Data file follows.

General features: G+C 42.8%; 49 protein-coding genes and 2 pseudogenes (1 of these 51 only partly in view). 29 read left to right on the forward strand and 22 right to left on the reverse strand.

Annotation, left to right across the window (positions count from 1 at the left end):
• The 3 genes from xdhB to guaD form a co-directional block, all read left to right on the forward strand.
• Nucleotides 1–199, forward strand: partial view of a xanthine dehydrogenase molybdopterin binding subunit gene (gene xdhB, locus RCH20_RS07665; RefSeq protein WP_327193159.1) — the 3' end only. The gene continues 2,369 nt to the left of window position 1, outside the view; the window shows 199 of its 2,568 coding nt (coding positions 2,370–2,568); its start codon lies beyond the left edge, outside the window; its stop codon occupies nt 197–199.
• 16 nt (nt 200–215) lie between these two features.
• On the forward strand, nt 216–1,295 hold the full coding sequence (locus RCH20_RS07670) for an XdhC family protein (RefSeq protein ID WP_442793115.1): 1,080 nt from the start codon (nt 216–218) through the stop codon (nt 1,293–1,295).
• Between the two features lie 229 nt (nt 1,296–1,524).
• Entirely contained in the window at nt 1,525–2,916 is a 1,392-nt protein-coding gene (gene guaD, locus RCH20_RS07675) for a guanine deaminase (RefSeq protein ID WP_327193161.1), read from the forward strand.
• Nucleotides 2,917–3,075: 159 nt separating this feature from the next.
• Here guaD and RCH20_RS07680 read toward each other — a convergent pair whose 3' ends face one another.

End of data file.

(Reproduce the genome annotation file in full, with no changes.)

General features: G+C 42.8%; 49 protein-coding genes and 2 pseudogenes (1 of these 51 only partly in view). 29 read left to right on the forward strand and 22 right to left on the reverse strand.

Annotation, left to right across the window (positions count from 1 at the left end):
• The 3 genes from xdhB to guaD form a co-directional block, all read left to right on the forward strand.
• Nucleotides 1–199, forward strand: partial view of a xanthine dehydrogenase molybdopterin binding subunit gene (gene xdhB, locus RCH20_RS07665; RefSeq protein WP_327193159.1) — the 3' end only. The gene continues 2,369 nt to the left of window position 1, outside the view; the window shows 199 of its 2,568 coding nt (coding positions 2,370–2,568); its start codon lies beyond the left edge, outside the window; its stop codon occupies nt 197–199.
• 16 nt (nt 200–215) lie between these two features.
• On the forward strand, nt 216–1,295 hold the full coding sequence (locus RCH20_RS07670) for an XdhC family protein (RefSeq protein ID WP_442793115.1): 1,080 nt from the start codon (nt 216–218) through the stop codon (nt 1,293–1,295).
• Between the two features lie 229 nt (nt 1,296–1,524).
• Entirely contained in the window at nt 1,525–2,916 is a 1,392-nt protein-coding gene (gene guaD, locus RCH20_RS07675) for a guanine deaminase (RefSeq protein ID WP_327193161.1), read from the forward strand.
• Nucleotides 2,917–3,075: 159 nt separating this feature from the next.
• Here guaD and RCH20_RS07680 read toward each other — a convergent pair whose 3' ends face one another.